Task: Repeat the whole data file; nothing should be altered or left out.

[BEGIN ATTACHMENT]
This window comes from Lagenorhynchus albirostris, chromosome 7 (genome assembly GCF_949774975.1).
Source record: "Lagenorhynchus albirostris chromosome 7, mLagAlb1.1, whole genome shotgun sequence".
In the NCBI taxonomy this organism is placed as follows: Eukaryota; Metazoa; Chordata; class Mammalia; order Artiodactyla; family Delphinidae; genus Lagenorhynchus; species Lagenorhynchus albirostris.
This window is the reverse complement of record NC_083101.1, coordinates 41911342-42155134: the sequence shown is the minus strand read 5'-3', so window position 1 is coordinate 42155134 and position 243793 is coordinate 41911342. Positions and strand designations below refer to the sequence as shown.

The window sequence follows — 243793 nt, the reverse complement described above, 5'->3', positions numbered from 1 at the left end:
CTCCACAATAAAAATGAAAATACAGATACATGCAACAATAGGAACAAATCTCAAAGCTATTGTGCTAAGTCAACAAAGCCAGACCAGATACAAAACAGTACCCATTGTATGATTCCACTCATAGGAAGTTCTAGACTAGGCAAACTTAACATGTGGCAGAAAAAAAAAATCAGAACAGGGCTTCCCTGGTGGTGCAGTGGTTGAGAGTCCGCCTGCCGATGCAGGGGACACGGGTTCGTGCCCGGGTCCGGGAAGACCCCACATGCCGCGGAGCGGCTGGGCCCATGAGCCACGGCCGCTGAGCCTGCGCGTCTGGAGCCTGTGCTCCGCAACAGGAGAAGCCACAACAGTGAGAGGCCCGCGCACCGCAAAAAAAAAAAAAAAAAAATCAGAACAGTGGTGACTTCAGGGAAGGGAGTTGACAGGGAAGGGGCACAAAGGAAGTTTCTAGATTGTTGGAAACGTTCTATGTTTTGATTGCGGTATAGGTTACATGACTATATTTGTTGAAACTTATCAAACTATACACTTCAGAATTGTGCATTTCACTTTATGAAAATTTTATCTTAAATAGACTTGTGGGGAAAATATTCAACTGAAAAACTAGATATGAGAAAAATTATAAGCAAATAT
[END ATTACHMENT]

This window comes from Lagenorhynchus albirostris, chromosome 7 (genome assembly GCF_949774975.1).
Source record: "Lagenorhynchus albirostris chromosome 7, mLagAlb1.1, whole genome shotgun sequence".
In the NCBI taxonomy this organism is placed as follows: Eukaryota; Metazoa; Chordata; class Mammalia; order Artiodactyla; family Delphinidae; genus Lagenorhynchus; species Lagenorhynchus albirostris.
This window is the reverse complement of record NC_083101.1, coordinates 41911342-42155134: the sequence shown is the minus strand read 5'-3', so window position 1 is coordinate 42155134 and position 243793 is coordinate 41911342. Positions and strand designations below refer to the sequence as shown.

The window sequence follows — 243793 nt, the reverse complement described above, 5'->3', positions numbered from 1 at the left end:
CTCCACAATAAAAATGAAAATACAGATACATGCAACAATAGGAACAAATCTCAAAGCTATTGTGCTAAGTCAACAAAGCCAGACCAGATACAAAACAGTACCCATTGTATGATTCCACTCATAGGAAGTTCTAGACTAGGCAAACTTAACATGTGGCAGAAAAAAAAAATCAGAACAGGGCTTCCCTGGTGGTGCAGTGGTTGAGAGTCCGCCTGCCGATGCAGGGGACACGGGTTCGTGCCCGGGTCCGGGAAGACCCCACATGCCGCGGAGCGGCTGGGCCCATGAGCCACGGCCGCTGAGCCTGCGCGTCTGGAGCCTGTGCTCCGCAACAGGAGAAGCCACAACAGTGAGAGGCCCGCGCACCGCAAAAAAAAAAAAAAAAAAATCAGAACAGTGGTGACTTCAGGGAAGGGAGTTGACAGGGAAGGGGCACAAAGGAAGTTTCTAGATTGTTGGAAACGTTCTATGTTTTGATTGCGGTATAGGTTACATGACTATATTTGTTGAAACTTATCAAACTATACACTTCAGAATTGTGCATTTCACTTTATGAAAATTTTATCTTAAATAGACTTGTGGGGAAAATATTCAACTGAAAAACTAGATATGAGAAAAATTATAAGCAAATAT